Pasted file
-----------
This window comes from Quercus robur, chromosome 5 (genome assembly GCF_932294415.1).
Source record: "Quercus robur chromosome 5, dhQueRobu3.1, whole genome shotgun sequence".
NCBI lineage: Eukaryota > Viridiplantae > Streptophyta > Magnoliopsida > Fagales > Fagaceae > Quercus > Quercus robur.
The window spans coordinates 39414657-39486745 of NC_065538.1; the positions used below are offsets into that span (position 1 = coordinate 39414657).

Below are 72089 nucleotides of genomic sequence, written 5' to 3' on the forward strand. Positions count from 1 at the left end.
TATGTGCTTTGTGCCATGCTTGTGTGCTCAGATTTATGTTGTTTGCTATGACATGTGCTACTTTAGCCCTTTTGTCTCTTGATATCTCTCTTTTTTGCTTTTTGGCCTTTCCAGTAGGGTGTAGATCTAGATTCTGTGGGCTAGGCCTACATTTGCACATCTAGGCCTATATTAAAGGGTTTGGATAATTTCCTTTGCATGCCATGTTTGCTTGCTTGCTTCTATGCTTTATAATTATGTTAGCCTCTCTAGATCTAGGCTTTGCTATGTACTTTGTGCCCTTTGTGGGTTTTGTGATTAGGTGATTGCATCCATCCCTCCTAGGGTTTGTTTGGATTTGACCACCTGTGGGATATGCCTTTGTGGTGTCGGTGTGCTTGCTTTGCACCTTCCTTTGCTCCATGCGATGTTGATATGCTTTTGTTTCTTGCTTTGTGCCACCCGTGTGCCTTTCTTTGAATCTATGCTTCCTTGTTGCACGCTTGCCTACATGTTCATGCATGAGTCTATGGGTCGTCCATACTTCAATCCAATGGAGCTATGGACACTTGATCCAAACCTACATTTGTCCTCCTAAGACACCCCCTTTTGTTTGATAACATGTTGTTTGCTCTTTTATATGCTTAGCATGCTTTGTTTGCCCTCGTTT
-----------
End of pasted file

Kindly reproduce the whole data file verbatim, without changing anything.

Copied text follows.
This window comes from Quercus robur, chromosome 5 (genome assembly GCF_932294415.1).
Source record: "Quercus robur chromosome 5, dhQueRobu3.1, whole genome shotgun sequence".
NCBI lineage: Eukaryota > Viridiplantae > Streptophyta > Magnoliopsida > Fagales > Fagaceae > Quercus > Quercus robur.
The window spans coordinates 39414657-39486745 of NC_065538.1; the positions used below are offsets into that span (position 1 = coordinate 39414657).

Below are 72089 nucleotides of genomic sequence, written 5' to 3' on the forward strand. Positions count from 1 at the left end.
TATGTGCTTTGTGCCATGCTTGTGTGCTCAGATTTATGTTGTTTGCTATGACATGTGCTACTTTAGCCCTTTTGTCTCTTGATATCTCTCTTTTTTGCTTTTTGGCCTTTCCAGTAGGGTGTAGATCTAGATTCTGTGGGCTAGGCCTACATTTGCACATCTAGGCCTATATTAAAGGGTTTGGATAATTTCCTTTGCATGCCATGTTTGCTTGCTTGCTTCTATGCTTTATAATTATGTTAGCCTCTCTAGATCTAGGCTTTGCTATGTACTTTGTGCCCTTTGTGGGTTTTGTGATTAGGTGATTGCATCCATCCCTCCTAGGGTTTGTTTGGATTTGACCACCTGTGGGATATGCCTTTGTGGTGTCGGTGTGCTTGCTTTGCACCTTCCTTTGCTCCATGCGATGTTGATATGCTTTTGTTTCTTGCTTTGTGCCACCCGTGTGCCTTTCTTTGAATCTATGCTTCCTTGTTGCACGCTTGCCTACATGTTCATGCATGAGTCTATGGGTCGTCCATACTTCAATCCAATGGAGCTATGGACACTTGATCCAAACCTACATTTGTCCTCCTAAGACACCCCCTTTTGTTTGATAACATGTTGTTTGCTCTTTTATATGCTTAGCATGCTTTGTTTGCCCTCGTTT